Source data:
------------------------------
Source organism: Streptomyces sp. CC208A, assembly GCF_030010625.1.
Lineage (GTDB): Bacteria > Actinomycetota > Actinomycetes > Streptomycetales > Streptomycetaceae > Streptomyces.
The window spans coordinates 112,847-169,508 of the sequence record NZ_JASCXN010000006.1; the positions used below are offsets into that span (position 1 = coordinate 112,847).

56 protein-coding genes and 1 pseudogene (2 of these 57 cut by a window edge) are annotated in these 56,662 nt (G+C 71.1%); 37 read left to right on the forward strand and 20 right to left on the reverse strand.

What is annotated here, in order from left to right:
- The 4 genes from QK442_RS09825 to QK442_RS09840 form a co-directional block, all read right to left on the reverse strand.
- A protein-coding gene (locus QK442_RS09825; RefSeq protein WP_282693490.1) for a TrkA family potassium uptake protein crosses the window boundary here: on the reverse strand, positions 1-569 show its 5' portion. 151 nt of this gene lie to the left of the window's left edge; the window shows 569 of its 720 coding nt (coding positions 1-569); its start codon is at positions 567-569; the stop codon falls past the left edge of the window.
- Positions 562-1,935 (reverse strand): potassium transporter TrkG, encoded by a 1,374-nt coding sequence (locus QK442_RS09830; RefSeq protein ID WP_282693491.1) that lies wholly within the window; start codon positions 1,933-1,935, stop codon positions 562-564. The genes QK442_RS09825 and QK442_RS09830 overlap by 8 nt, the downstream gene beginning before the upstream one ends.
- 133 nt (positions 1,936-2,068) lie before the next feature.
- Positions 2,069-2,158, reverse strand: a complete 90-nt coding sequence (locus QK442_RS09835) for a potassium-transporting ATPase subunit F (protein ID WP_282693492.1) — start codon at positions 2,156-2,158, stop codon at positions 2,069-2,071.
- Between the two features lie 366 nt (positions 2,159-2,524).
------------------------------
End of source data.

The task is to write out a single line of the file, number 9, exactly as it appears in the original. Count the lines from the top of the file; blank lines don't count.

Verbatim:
- 133 nt (positions 1,936-2,068) lie before the next feature.